UPDATE (October 8, 2007): I wrote up a three-post series on Van Ness bus rapid transit, in response to this meeting. Please click here for the first of those posts.
Are you a regular rider on Muni’s 47-Van Ness, 49-Van Ness/Mission, and/or 19-Polk lines? Are you tired of overcrowded, glacially slow buses and are simply seeking a fast, frequent, and reliable alternative to go about your day’s activities?
Muni and the SFCTA agree with you, as they are in the process of studying how to implement Van Ness Bus Rapid Transit, a project which would feature true transit-only lanes for buses on Van Ness Avenue, between Lombard and Mission. Van Ness is a major north-south transit corridor, and improvement to service in this corridor is long overdue. Although one could argue quite reasonably that Van Ness deserves a higher capacity rail solution instead of just more buses, a robust, well-designed BRT design can provide many or most of the advantages of light rail but at a fraction of the cost, and constructed much more quickly. At the very least, BRT is an interim solution that would make Van Ness transit a more pleasant experience and increase ridership in this corridor. Van Ness BRT could be delivered and ready to start service by 2011. The project is estimated to cost around $95 million; most of this funding would come from the Small Starts program, but about $20 million would come from Proposition K funding.
Instead of stops essentially every block or two, as we have now, stops along the Van Ness BRT route would be more widely spaced and would resemble light rail stations. Possible station features include landscaping, seats and shelters, and ticket machines — payment would be POP, just as on Muni Metro, to facilitate quicker boarding times. Instead of fighting against traffic lights and automobiles, buses would travel uninterrupted in their own lanes. Signal priority would help to ensure that buses are given green lights, so that the only stops made are at stations.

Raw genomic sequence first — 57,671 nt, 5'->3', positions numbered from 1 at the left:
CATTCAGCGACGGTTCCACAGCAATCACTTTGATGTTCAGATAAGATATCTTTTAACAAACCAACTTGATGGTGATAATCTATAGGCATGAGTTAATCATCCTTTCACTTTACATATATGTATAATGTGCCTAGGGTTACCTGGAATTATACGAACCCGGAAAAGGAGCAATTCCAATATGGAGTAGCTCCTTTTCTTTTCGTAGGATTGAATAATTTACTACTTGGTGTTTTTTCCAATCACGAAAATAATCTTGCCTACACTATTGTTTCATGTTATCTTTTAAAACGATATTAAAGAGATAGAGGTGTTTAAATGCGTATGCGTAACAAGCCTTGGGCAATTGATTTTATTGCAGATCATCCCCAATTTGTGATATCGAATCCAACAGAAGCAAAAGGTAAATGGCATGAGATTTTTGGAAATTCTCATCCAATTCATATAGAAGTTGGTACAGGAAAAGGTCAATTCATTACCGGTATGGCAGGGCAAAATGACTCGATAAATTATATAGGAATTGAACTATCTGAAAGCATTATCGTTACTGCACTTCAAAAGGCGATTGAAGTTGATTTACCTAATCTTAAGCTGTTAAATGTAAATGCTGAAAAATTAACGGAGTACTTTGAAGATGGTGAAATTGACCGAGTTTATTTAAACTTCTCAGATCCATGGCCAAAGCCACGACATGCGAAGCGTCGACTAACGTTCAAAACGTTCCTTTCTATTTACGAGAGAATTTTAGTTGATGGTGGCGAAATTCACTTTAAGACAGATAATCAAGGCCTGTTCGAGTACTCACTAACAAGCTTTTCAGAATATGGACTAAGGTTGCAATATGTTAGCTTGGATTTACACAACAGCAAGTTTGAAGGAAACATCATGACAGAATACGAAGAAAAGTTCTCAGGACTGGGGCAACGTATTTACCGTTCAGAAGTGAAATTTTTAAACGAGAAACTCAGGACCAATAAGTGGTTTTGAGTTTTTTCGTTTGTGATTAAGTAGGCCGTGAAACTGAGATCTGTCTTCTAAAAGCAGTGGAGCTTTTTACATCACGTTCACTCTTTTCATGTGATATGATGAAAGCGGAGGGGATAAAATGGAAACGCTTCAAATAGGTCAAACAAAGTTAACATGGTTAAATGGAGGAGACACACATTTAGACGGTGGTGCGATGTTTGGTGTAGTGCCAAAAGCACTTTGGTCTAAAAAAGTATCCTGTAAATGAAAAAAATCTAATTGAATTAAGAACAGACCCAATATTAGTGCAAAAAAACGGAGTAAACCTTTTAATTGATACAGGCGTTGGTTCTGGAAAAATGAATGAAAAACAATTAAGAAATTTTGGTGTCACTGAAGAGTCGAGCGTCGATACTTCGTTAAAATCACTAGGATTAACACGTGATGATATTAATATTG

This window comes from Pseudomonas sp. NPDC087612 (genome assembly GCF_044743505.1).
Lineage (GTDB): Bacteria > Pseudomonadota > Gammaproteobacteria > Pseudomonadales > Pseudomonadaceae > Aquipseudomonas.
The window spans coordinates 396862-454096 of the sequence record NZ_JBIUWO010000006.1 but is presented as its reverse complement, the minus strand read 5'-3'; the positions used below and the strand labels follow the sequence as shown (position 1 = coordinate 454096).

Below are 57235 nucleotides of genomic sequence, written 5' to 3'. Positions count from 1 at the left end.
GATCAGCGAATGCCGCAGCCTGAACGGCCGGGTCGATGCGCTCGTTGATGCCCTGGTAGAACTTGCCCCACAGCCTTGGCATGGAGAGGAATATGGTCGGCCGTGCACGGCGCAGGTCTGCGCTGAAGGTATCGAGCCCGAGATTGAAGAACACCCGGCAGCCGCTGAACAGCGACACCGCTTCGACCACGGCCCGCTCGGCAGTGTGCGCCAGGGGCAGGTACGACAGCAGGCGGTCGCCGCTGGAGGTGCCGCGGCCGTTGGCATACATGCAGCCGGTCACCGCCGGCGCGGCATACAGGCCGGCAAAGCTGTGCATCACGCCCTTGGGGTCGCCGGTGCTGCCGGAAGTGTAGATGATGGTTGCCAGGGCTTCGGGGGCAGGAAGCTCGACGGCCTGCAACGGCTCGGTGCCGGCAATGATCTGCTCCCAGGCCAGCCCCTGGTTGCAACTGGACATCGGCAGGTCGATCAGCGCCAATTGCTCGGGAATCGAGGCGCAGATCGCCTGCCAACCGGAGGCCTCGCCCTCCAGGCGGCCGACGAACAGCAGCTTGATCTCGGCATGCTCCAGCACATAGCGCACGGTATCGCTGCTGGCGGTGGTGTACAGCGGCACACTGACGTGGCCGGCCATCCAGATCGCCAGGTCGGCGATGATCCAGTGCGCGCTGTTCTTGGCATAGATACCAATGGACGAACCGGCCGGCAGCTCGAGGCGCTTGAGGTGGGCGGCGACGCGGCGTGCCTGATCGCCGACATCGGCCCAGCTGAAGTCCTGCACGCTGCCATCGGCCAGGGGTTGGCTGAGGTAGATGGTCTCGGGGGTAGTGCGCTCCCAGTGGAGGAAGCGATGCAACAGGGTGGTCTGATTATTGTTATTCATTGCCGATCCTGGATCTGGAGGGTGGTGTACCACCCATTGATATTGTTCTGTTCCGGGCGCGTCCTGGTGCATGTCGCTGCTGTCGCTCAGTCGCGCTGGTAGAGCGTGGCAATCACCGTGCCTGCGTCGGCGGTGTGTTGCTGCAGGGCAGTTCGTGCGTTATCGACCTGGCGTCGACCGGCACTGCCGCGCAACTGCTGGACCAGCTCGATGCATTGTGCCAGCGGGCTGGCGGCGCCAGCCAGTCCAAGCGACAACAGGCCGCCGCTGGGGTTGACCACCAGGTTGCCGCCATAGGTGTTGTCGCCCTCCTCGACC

Much about the project is as yet undetermined, though, right down to the design. Different options are on the table as to the lane setup (side lane stops vs. center lane) and platforms (one island platform vs. two side platforms). Each design has different advantages and disadvantages, and a final decision has not yet been made. This is where you come in: this week, the SFCTA is hosting two public scoping meetings, which are a great opportunity to learn more about the possible forms of this project and to offer opinions on them:
- Tuesday, October 2, 2007, 6:00-8:00 pm. 1500 Van Ness (at Pine), Holiday Inn Golden Gateway (Crystal Room).
- Thursday, October 4, 2007, 6:00-8:00 pm. 100 Van Ness (at Fell), 26th floor.
Even if you cannot make the meeting, I should have a writeup at some future date with more details on the design alternatives, but the meeting is a good way to communicate your own thoughts on the project. Also, here’s an open invitation: if anyone will be attending the meeting and wants to meet up afterwards to talk transit over a beer or bite to eat, just drop me a line. I’m planning on attending Thursday’s session.
Above image courtesy San Francisco County Transportation Authority.